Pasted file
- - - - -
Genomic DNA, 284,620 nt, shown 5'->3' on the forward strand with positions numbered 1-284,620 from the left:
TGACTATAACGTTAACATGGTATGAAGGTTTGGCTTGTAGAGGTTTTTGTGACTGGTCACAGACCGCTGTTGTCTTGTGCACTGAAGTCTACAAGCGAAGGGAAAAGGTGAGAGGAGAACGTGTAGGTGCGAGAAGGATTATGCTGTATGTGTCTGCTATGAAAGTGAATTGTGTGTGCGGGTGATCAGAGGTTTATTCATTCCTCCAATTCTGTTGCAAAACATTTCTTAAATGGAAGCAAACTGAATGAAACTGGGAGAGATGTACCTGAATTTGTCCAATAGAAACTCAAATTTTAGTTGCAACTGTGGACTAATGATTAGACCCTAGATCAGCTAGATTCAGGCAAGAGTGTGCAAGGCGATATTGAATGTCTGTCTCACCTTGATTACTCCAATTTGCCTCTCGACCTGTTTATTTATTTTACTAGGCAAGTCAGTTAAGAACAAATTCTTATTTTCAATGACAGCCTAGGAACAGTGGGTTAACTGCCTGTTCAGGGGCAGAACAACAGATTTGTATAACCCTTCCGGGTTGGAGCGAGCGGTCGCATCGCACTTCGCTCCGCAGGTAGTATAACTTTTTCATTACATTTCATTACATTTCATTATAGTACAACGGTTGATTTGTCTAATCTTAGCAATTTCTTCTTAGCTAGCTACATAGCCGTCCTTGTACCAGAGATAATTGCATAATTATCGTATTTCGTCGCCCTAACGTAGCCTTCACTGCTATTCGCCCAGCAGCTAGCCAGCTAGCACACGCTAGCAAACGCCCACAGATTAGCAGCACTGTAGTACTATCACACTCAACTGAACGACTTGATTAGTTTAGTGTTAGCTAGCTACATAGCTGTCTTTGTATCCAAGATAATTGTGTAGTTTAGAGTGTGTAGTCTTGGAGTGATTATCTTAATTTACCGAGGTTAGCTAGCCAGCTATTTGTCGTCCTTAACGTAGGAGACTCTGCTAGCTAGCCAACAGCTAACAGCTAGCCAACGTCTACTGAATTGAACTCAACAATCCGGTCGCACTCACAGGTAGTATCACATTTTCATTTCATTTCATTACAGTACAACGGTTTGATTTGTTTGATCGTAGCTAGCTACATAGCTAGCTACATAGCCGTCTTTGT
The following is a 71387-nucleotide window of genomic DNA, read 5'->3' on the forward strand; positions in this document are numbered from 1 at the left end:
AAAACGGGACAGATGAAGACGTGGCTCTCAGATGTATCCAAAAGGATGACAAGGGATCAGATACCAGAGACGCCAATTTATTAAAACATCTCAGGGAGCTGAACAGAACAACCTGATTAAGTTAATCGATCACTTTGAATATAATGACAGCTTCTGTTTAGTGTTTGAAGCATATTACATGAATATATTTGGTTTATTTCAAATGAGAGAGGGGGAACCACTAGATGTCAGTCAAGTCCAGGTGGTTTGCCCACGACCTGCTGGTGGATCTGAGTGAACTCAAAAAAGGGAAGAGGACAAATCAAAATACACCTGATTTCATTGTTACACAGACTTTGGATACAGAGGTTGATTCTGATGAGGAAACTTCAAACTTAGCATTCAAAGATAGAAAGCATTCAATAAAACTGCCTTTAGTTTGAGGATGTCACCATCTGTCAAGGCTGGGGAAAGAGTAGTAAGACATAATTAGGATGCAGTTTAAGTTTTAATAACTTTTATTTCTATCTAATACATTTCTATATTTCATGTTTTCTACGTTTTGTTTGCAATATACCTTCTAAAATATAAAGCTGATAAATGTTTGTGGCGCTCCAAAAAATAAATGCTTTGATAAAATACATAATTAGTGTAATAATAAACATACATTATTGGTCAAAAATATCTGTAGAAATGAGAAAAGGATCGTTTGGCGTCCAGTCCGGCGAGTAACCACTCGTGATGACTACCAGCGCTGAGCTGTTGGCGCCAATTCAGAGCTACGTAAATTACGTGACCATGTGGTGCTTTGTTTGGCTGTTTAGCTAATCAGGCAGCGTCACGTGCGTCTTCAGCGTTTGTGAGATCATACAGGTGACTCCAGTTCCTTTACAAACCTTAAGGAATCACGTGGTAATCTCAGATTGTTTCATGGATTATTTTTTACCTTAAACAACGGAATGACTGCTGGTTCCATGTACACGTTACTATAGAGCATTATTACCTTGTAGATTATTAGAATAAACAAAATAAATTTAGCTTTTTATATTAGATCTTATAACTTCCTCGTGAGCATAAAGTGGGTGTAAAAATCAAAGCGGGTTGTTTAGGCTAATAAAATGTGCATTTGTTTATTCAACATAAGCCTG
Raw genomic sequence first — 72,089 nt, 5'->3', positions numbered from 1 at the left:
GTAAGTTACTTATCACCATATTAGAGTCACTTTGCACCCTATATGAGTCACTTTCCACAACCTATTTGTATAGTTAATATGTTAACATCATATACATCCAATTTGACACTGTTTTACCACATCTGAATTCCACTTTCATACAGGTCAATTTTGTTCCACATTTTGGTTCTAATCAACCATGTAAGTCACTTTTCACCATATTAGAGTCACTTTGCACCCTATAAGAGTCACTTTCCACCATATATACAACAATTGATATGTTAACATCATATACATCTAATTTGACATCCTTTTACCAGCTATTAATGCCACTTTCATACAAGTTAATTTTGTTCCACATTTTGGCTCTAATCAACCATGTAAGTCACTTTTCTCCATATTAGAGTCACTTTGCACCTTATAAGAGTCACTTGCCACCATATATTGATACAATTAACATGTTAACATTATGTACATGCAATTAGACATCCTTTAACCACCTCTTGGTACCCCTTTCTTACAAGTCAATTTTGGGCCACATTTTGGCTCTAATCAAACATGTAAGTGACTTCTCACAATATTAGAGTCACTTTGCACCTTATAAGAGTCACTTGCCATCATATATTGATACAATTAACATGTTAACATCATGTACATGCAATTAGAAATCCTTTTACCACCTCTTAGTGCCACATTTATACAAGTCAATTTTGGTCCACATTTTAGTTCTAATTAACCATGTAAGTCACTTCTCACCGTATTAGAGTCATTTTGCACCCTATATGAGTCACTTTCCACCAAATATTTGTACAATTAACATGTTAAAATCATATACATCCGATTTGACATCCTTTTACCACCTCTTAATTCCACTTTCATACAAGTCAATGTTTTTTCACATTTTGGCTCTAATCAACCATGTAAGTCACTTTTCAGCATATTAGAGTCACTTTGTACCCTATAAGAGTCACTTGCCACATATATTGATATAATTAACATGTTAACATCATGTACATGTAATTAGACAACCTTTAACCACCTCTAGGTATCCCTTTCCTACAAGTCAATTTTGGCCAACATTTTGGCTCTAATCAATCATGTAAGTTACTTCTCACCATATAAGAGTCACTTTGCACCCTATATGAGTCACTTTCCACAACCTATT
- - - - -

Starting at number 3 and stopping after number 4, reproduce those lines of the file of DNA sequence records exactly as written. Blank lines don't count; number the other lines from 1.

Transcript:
The following is a 71387-nucleotide window of genomic DNA, read 5'->3' on the forward strand; positions in this document are numbered from 1 at the left end:
AAAACGGGACAGATGAAGACGTGGCTCTCAGATGTATCCAAAAGGATGACAAGGGATCAGATACCAGAGACGCCAATTTATTAAAACATCTCAGGGAGCTGAACAGAACAACCTGATTAAGTTAATCGATCACTTTGAATATAATGACAGCTTCTGTTTAGTGTTTGAAGCATATTACATGAATATATTTGGTTTATTTCAAATGAGAGAGGGGGAACCACTAGATGTCAGTCAAGTCCAGGTGGTTTGCCCACGACCTGCTGGTGGATCTGAGTGAACTCAAAAAAGGGAAGAGGACAAATCAAAATACACCTGATTTCATTGTTACACAGACTTTGGATACAGAGGTTGATTCTGATGAGGAAACTTCAAACTTAGCATTCAAAGATAGAAAGCATTCAATAAAACTGCCTTTAGTTTGAGGATGTCACCATCTGTCAAGGCTGGGGAAAGAGTAGTAAGACATAATTAGGATGCAGTTTAAGTTTTAATAACTTTTATTTCTATCTAATACATTTCTATATTTCATGTTTTCTACGTTTTGTTTGCAATATACCTTCTAAAATATAAAGCTGATAAATGTTTGTGGCGCTCCAAAAAATAAATGCTTTGATAAAATACATAATTAGTGTAATAATAAACATACATTATTGGTCAAAAATATCTGTAGAAATGAGAAAAGGATCGTTTGGCGTCCAGTCCGGCGAGTAACCACTCGTGATGACTACCAGCGCTGAGCTGTTGGCGCCAATTCAGAGCTACGTAAATTACGTGACCATGTGGTGCTTTGTTTGGCTGTTTAGCTAATCAGGCAGCGTCACGTGCGTCTTCAGCGTTTGTGAGATCATACAGGTGACTCCAGTTCCTTTACAAACCTTAAGGAATCACGTGGTAATCTCAGATTGTTTCATGGATTATTTTTTACCTTAAACAACGGAATGACTGCTGGTTCCATGTACACGTTACTATAGAGCATTATTACCTTGTAGATTATTAGAATAAACAAAATAAATTTAGCTTTTTATATTAGATCTTATAACTTCCTCGTGAGCATAAAGTGGGTGTAAAAATCAAAGCGGGTTGTTTAGGCTAATAAAATGTGCATTTGTTTATTCAACATAAGCCTG